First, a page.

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Home>Herb Seeds
Sorrel, Garden (English)
Garden Sorrel
Sorrel, Garden (English)
Item Id: 4000311

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Garden Sorrel
Rumex acetosa

'Garden Sorrel', also referred to as Common or English Sorrel, is an often overlooked culinary herb. Although is resembles a pale spinach leaf, it bursts with a tart, sour flavor that some say is similar to lemon. The immature leaves can be used as "baby greens" in mesclun or salad mixes. More mature leaves are used in soups to provide a layer of tartness. It also has high levels of potassium as well as vitamins A and C.

click for recipe for a recipe for sorrel soup sent to us by a gardening friend.

click for recipe for a recipe for a sorrel omelet.

click for recipe for a recipe for a traditional French recipe of fish and greens.

'Garden Sorrel' plants reach sixteen to twenty-four inches in height and take up a similar amount of space. The leaves are arrow-shaped and can be picked from spring through fall. They are best when small and tender. Keep flowering stalks suckered to help promote continued leaf production. The tart taste is from the oxalic acid (see below) that Sorrel contains.

Plants thrive in full sun to part shade and prefer rich soil. They also do well in large containers if protected from hard freezes. It is a long lived perennial surviving down to about USDA zone 5. We have a stand in our kitchen garden here on he farm that has been coming back every year since we planted it in 1998. Each packet contains one gram of seeds, which is approximately 900 seeds.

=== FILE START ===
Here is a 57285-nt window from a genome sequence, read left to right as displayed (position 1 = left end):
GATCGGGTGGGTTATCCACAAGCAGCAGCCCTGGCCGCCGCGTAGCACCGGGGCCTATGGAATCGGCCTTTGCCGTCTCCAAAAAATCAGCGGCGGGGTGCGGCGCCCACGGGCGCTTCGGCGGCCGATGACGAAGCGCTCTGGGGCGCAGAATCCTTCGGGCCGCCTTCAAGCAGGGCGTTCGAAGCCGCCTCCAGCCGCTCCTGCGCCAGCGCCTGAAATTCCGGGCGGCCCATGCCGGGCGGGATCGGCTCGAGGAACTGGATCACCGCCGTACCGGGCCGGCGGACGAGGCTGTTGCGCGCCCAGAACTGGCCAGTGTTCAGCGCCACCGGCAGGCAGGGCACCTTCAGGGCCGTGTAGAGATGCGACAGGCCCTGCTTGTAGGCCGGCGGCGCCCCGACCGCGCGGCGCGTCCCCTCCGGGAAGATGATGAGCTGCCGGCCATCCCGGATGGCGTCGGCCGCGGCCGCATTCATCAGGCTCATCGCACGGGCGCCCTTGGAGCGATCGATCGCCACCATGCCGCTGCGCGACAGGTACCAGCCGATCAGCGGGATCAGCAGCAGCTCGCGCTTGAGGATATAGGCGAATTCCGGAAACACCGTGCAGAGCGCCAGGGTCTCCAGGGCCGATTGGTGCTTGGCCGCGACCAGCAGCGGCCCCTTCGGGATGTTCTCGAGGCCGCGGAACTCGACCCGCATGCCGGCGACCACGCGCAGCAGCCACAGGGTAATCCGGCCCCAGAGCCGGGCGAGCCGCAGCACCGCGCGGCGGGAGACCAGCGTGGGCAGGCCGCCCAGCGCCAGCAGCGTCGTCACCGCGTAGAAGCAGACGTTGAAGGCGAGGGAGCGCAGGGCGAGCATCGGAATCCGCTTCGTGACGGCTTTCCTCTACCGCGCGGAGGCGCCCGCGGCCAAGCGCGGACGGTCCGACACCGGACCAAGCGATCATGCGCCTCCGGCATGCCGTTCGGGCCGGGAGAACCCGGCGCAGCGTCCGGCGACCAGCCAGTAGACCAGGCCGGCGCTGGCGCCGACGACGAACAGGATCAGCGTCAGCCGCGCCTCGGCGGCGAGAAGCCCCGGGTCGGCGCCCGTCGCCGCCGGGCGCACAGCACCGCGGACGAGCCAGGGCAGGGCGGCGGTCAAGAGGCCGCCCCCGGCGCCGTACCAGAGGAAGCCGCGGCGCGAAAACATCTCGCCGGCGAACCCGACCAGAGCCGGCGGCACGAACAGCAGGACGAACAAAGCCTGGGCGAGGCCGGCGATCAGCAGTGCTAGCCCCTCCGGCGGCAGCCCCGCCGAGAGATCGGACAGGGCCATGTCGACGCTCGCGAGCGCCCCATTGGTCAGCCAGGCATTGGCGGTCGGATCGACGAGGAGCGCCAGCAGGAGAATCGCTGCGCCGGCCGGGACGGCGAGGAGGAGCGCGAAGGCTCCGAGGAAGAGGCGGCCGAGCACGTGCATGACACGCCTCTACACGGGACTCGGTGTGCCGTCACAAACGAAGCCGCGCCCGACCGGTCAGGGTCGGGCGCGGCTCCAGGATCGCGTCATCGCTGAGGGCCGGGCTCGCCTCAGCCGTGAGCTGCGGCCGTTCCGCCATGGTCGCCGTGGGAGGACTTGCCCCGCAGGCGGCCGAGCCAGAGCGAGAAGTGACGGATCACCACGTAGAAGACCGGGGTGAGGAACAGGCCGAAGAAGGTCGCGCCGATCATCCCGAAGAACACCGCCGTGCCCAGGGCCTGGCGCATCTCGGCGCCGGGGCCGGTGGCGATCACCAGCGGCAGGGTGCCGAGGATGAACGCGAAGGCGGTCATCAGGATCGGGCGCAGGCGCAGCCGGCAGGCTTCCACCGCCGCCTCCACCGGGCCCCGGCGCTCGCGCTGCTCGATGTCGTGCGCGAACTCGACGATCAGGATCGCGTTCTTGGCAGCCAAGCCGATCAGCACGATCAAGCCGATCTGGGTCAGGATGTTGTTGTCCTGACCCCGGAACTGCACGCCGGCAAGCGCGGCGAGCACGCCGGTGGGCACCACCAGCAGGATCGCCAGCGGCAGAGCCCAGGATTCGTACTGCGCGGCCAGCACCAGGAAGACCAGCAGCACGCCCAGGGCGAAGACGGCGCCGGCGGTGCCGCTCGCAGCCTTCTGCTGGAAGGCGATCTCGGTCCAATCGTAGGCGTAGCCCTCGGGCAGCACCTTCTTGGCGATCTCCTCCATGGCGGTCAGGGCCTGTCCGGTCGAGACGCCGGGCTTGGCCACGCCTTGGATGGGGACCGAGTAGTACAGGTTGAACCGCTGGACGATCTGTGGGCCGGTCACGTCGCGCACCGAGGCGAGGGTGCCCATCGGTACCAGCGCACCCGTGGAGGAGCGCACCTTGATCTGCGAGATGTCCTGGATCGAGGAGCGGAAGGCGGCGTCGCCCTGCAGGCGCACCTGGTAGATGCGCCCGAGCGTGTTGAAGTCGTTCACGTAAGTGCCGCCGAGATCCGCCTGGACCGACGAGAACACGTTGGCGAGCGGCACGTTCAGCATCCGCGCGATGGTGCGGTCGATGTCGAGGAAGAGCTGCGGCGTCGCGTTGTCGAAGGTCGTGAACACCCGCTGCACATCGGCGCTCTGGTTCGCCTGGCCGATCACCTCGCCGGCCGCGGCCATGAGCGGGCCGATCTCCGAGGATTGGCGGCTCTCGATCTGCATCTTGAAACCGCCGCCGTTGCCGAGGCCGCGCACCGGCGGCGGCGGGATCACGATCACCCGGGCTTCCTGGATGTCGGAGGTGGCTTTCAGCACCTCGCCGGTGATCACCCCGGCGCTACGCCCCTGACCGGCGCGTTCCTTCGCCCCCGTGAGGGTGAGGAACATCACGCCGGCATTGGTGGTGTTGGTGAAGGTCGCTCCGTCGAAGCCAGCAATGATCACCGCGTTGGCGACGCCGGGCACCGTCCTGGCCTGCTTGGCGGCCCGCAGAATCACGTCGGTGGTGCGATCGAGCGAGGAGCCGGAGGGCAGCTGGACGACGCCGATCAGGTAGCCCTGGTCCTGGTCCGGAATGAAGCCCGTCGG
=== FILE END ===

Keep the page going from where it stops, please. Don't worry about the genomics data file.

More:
Like rhubarb, Sorrel does contain oxalic acid and can be toxic when large amounts are ingested (Click here for more information). But what constitute "large amounts" is the question. We have not found any studies that have been done to quantify an exact recommended daily dosage amount. We would suggest that like anything, moderation is the key. 

We do know that Sorrel has been grown and used by people as a garden vegetable for centuries. It was brought to the "New World" by colonists and commonly used in soups, sauces, as a salad green, and in medicines.

Since it has been used in European cuisine since the beginning of time, implicitly following recipes is probably a wise idea. We have read that parboiling the leaves for a minute or two in boiling water (and discarding that water) prior to cooking and using the leaves, removes much of the oxalic acid.
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